Florida State University’s School of Theatre presented the Tony Award winning American playwright, Richard Greenberg’s, “The Violet Hour,” Saturday at the Lab Theatre.
The drama, marked with doses of humor, filled the theater to its capacity during its second day of showings.
The play takes place during the year 1919 when New York publisher John Pace Seavering only has enough money to produce one person’s work of literature. His dilemma occurs when he has to decide whether that one text will be the works of his best friend Denny or the memoir of his secret love Jessie.
In the midst of his difficult verdict, a mysterious machine appears forming the question of whether it will help advance his business or destroy it.
The audience felt a stem of emotions throughout this two-part production. During the first half, there was enthusiasm and light-hearted sarcasm as the characters were introduced and revealing scenes uncovered genuine relationships. The second half obtained more humorous accounts and caused the audience to engage more into the story line.
Most of the comic relief came from the character Gidger, the uptight, sarcastic office employee known as the “functionary.”
The cast includes the following: second-year student, Matt Ebling as the Gidger; fourth-year student David McElwee as John Pace Seavering; fourth year student Ben Heathcoat as Denis McCleary; fourth-year student Jessica DeShaw Wyckoff as Rosamund Plinth, and FAMU alumna Dametria “Dee” Selmore as black singing phenomenon Jessie Brewster.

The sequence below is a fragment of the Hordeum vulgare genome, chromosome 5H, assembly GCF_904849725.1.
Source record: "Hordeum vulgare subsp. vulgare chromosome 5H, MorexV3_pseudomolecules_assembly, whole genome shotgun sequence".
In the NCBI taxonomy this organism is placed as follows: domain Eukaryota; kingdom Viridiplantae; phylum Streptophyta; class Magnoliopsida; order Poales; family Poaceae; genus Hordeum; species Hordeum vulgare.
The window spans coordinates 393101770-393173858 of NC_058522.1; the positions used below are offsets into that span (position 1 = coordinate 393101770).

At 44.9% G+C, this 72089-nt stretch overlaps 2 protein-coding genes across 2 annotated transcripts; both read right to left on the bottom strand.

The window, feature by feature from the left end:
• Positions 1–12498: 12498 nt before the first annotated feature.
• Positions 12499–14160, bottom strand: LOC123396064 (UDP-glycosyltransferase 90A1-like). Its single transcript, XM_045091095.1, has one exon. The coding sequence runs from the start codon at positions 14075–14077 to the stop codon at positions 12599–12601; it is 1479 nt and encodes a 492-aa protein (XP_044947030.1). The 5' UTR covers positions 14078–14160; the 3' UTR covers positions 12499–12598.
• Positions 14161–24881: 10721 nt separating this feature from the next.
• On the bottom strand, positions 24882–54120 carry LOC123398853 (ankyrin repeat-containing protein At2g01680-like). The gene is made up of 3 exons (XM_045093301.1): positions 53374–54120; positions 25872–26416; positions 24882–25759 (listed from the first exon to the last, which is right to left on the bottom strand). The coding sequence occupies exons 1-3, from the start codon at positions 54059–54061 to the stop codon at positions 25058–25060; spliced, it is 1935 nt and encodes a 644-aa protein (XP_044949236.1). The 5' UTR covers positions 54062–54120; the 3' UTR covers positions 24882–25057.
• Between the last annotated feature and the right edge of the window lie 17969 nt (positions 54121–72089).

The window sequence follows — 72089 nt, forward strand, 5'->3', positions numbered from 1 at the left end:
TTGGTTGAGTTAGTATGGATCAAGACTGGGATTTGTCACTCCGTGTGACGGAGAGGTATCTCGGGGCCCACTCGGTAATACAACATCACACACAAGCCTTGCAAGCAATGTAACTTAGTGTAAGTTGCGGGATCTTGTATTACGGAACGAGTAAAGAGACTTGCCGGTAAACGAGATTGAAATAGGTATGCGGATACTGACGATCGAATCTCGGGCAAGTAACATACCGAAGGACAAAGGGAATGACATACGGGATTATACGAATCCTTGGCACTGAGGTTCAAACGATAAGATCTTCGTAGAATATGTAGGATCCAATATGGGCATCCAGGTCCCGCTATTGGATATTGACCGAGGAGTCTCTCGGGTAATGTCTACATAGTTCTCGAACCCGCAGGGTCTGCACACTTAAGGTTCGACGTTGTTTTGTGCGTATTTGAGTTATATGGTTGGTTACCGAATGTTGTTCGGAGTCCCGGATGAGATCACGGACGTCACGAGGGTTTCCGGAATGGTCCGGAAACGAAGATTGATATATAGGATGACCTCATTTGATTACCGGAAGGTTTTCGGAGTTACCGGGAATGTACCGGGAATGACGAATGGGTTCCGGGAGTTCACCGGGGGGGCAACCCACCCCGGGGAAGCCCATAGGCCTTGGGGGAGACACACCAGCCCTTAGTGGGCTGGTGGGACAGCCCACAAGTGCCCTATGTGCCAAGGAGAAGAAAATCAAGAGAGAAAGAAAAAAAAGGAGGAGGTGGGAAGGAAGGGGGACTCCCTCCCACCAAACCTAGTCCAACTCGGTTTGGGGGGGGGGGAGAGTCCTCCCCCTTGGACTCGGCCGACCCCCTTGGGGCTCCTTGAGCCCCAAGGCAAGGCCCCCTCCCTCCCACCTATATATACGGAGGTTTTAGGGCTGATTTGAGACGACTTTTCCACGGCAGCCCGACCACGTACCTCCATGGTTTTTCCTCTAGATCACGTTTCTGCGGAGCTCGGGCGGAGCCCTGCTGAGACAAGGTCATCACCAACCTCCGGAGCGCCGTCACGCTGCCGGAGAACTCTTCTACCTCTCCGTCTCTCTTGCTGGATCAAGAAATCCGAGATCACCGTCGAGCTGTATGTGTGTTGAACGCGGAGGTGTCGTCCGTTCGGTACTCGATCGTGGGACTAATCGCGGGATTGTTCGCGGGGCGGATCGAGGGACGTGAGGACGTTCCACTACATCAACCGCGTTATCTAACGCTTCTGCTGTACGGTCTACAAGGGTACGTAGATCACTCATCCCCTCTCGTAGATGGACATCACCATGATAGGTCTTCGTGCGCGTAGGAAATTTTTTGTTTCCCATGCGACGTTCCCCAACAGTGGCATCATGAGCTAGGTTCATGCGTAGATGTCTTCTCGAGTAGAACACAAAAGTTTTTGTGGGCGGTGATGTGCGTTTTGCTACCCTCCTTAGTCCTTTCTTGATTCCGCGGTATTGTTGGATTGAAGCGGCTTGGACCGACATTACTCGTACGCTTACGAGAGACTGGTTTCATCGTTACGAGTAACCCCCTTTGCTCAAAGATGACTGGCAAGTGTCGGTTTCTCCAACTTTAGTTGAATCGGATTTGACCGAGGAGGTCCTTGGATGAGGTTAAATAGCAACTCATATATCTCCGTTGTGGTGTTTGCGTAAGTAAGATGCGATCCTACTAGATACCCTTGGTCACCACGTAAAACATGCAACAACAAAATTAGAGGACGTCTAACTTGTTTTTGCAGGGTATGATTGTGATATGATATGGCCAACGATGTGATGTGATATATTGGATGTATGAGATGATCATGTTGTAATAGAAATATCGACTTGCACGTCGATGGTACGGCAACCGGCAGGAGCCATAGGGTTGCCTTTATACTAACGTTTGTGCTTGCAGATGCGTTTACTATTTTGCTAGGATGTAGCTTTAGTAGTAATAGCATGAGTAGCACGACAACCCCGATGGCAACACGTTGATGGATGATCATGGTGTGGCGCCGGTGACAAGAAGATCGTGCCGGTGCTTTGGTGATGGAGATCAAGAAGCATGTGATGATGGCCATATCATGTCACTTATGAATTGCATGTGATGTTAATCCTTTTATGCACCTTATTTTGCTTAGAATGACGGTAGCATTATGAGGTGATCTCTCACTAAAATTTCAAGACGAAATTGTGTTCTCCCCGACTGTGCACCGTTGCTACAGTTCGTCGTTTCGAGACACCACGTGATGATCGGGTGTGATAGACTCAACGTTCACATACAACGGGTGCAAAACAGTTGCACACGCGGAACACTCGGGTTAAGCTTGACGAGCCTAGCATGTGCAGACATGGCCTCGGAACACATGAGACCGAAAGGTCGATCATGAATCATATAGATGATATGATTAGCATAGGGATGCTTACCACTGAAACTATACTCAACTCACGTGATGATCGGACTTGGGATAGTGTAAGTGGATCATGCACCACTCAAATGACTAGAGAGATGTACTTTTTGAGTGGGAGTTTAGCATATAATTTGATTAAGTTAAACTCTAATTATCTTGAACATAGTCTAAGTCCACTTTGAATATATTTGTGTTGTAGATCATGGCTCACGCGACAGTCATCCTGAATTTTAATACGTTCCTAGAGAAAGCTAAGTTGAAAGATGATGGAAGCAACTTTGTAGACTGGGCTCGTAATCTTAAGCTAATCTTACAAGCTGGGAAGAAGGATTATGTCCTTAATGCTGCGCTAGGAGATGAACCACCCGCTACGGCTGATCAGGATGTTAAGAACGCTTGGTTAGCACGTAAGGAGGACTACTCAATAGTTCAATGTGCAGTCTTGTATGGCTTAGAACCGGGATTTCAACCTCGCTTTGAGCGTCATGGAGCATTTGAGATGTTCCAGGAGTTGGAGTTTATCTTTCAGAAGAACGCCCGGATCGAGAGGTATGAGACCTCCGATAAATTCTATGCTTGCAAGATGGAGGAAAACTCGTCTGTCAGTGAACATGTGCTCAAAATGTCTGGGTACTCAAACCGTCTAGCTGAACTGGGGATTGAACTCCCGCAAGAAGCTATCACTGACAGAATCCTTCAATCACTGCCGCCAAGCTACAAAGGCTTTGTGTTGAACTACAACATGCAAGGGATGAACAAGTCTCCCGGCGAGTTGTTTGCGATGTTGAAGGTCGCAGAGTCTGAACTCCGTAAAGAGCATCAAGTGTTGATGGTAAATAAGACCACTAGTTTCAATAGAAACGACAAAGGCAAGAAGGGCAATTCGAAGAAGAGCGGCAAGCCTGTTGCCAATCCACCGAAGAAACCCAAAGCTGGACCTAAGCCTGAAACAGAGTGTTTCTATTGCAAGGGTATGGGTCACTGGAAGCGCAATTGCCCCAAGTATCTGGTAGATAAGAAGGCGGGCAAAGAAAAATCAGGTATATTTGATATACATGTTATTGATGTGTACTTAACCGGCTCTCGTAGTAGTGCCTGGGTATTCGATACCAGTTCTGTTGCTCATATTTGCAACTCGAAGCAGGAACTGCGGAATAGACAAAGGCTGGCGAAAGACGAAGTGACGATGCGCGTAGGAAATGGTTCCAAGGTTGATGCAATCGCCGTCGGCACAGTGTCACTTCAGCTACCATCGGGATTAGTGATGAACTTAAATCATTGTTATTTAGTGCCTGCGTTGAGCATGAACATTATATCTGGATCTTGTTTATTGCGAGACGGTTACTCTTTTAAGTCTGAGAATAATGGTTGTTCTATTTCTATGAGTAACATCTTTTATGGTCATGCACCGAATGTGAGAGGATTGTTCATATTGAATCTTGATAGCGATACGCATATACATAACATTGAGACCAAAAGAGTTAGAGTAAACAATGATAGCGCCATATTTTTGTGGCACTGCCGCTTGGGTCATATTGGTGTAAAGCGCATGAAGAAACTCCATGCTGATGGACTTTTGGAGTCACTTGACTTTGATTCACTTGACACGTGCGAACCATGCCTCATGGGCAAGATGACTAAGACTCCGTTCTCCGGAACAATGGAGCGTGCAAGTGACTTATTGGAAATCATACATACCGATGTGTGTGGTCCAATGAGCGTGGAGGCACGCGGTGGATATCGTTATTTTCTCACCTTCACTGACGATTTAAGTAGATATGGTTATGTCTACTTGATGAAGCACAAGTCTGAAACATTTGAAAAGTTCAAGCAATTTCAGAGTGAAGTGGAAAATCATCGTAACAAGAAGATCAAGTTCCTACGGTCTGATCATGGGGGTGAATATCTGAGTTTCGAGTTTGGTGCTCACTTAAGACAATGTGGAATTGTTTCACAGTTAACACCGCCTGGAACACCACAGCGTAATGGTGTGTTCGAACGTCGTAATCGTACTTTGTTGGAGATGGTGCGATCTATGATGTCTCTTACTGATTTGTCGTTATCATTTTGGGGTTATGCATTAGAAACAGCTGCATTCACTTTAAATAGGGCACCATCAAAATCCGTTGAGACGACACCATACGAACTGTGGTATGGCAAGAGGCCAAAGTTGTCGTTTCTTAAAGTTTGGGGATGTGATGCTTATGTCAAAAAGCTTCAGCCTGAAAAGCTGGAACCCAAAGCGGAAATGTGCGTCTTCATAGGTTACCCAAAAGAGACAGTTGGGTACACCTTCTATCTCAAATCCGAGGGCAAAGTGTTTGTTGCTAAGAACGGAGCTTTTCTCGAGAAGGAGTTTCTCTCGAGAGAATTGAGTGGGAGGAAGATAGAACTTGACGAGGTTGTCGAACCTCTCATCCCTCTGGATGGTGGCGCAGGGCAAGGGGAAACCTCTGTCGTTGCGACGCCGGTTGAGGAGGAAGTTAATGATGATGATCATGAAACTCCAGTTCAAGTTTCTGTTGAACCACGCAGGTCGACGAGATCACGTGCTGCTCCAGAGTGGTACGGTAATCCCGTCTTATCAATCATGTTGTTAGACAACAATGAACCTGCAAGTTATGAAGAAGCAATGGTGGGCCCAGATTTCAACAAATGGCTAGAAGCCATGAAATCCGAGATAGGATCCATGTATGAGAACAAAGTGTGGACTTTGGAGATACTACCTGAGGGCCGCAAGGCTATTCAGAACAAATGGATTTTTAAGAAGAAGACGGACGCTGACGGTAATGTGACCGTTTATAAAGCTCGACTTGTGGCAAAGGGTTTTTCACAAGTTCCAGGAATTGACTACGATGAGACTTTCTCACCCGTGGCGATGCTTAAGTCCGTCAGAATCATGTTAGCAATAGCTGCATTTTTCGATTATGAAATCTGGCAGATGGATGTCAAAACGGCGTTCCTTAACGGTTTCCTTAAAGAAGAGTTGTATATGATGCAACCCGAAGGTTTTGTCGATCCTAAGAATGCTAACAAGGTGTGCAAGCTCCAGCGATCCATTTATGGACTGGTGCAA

The FSU School of Theatre has been established for almost 37 years and has launched a collection of notable accomplishments, including prominent alumni and The London Theatre Studies Program.
“The Violet Hour” runs Oct. 2-3 and Oct. 7-10 at 8 p.m. The show is also being shown on Oct. 4 and 11 at 2 p.m. All performances of the play will be held in at the Lab Theater, located at the corner of Copeland and Lafayette streets.
The School of Theater has more productions in store for October and November including, “On the Town” and “Waiting for Godot.”
For ticket information, visit www.tickets.fsu.edu or call the FSU Fine Arts ticket office at